Wed Sep 13, 2017 09:56PM
This file photo taken on July 07, 2015 shows smoke billowing following Saudi airstrikes in the Yemeni capital Sana’a. (Photo by AFP)
This file photo taken on July 07, 2015 shows smoke billowing following Saudi airstrikes in the Yemeni capital Sana’a. (Photo by AFP)

Human Rights Watch has slammed the United Nations for its inaction on Yemen's ever-worsening humanitarian situation due to the Saudi war.

"Yemen is a humanitarian disaster of really epic proportions," said Human Rights Watch chief Kenneth Roth on Wednesday.

"What is striking to me is the incongruity between the severity of the disaster and the weakness of the response by the UN Human Rights Council" so far, he added.

“What everybody is aware of is that the situation is just so much dire today than it was the last time the Human Rights Council took up the matter. It's not simply that more civilians are killed day in and day out by the Saudi coalition's bombing, but also that there is such widespread famine, there is widespread food insecurity, there is a massive cholera epidemic today - the largest in the world. None of this was present at this scale the last time the Human Rights Council looked at the matter, and I hope no one can turn their back on such severe human suffering," he added.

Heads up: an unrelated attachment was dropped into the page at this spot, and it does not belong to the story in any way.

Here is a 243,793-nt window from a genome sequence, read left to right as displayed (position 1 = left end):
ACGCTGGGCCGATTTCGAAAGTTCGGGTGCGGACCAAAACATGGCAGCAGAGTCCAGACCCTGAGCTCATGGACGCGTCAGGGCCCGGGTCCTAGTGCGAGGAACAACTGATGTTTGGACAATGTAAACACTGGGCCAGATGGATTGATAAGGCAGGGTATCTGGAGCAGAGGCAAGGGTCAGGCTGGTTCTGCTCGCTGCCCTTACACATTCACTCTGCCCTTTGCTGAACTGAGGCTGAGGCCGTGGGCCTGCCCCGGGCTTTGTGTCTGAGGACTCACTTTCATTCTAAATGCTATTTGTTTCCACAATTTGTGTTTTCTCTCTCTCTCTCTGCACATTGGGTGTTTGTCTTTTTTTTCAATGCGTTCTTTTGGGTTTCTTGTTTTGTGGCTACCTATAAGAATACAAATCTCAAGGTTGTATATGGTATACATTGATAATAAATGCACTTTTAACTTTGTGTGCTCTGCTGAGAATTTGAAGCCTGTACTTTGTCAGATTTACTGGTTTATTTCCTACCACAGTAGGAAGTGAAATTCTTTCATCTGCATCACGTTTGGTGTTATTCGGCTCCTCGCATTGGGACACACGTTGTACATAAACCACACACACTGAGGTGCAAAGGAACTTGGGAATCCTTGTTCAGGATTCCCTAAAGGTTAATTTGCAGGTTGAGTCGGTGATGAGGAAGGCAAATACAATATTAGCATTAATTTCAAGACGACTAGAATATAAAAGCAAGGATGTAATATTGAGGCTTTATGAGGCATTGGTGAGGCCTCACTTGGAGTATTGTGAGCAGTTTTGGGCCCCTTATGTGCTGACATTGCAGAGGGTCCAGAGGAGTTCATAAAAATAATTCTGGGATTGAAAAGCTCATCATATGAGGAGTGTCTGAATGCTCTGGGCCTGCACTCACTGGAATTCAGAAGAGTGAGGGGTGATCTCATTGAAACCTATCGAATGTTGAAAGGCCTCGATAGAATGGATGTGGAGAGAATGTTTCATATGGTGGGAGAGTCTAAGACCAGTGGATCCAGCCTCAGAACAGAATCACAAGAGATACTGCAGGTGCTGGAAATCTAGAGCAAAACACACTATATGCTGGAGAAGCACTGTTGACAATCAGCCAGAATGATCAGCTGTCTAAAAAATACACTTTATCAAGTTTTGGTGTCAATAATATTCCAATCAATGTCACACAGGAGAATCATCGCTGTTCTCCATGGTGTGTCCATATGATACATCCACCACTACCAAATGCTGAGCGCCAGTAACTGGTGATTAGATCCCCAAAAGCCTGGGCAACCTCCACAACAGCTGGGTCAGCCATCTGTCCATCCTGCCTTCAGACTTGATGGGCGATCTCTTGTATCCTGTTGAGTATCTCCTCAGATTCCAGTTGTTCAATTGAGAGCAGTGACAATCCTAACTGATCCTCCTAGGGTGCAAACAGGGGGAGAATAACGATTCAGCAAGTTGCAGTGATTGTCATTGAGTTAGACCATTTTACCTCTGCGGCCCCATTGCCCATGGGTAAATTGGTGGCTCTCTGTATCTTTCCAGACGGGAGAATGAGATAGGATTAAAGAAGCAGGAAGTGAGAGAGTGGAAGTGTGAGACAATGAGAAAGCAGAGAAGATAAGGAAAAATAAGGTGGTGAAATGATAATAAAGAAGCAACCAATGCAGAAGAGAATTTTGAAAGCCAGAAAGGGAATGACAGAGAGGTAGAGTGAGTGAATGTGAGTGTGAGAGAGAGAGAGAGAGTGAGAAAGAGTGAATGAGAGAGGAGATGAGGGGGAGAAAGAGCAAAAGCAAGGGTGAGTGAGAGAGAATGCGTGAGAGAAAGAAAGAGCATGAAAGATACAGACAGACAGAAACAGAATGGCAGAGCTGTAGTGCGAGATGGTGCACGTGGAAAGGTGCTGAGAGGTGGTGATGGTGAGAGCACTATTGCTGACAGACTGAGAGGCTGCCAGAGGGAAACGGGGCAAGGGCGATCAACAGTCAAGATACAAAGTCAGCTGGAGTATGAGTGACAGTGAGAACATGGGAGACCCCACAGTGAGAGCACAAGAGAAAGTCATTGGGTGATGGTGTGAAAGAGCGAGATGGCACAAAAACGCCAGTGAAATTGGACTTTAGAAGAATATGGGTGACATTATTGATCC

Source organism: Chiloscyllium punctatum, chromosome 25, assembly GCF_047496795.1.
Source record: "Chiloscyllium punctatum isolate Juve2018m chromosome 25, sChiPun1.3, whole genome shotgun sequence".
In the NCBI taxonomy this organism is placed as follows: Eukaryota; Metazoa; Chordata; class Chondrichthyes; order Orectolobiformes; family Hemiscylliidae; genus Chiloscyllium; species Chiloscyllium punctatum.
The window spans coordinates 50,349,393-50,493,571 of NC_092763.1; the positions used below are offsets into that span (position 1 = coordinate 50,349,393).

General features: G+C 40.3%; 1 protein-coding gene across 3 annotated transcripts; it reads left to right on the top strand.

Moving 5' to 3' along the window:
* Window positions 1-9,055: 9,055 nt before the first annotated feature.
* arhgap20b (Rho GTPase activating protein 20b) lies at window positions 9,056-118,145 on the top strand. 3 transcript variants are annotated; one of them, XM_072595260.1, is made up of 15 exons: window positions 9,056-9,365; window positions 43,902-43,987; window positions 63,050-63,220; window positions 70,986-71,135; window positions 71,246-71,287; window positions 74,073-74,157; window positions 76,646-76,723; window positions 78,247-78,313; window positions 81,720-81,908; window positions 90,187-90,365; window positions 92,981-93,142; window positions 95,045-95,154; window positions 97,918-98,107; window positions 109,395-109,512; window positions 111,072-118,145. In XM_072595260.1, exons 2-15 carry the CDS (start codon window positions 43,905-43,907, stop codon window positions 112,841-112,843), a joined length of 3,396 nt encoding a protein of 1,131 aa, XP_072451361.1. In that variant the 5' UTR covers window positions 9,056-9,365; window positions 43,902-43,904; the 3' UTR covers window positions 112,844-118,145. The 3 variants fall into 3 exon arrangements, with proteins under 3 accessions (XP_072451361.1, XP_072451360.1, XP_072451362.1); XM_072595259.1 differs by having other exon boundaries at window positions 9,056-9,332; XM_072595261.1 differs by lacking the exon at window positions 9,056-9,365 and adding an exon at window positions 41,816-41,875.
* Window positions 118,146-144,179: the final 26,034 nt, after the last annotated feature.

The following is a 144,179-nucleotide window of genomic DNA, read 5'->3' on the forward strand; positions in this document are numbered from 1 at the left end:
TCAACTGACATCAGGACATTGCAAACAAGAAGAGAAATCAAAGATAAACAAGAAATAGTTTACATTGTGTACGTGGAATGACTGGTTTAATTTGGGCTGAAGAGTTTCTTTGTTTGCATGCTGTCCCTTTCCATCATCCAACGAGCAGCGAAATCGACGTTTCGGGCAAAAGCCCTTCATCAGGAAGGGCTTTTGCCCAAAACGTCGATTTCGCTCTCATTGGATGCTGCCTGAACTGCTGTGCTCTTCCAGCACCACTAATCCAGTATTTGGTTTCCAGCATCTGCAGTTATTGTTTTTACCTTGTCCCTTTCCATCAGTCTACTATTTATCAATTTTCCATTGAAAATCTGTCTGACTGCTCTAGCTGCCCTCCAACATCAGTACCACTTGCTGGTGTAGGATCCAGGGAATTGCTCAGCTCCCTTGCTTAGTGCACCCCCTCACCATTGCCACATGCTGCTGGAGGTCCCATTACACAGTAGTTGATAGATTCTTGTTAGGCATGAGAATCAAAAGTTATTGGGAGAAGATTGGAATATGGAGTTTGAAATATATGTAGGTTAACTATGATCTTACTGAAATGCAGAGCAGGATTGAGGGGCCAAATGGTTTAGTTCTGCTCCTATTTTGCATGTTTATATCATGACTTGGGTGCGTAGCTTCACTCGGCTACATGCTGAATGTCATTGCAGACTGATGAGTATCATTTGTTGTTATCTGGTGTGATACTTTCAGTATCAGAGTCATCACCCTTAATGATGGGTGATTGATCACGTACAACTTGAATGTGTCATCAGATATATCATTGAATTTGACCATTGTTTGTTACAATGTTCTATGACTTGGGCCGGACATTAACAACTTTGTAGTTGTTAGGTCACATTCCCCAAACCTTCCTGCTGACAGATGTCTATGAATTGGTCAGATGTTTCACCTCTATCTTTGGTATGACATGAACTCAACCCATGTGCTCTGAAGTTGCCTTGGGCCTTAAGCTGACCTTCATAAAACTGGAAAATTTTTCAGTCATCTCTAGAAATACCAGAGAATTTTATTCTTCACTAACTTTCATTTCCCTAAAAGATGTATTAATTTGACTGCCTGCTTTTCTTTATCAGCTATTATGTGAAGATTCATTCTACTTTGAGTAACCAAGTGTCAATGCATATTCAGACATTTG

Earlier in the week, HRW also lashed out at the Saudi-led coalition for its refusal to provide information on its role in the massive unlawful airstrikes against Yemen in an attempt to avoid international legal liability.    

On Monday, the UN’s human rights chief called for an urgent investigation into Saudi Arabia’s airstrikes against civilians in Yemen.   

Zeid Ra‘ad al-Hussein made the remarks during a speech to the UN Human Rights Council in Geneva after the global body attributed over 5,000 civilian deaths to Saudi airstrikes.

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Saudi Arabia along with his allies has been pounding Yemen since March 2015 in an attempt to crush the popular Houthi Ansarullah movement and reinstate the former president, Abd Rabbuh Mansur Hadi, who is a staunch ally of the Riyadh regime.

More than 12,000 people have been killed since the onset of the campaign more than two and a half years ago. Much of the Arabian Peninsula country’s infrastructure, including hospitals, schools and factories, has been reduced to rubble due the war.

The Saudi war has also triggered a deadly cholera epidemic across Yemen.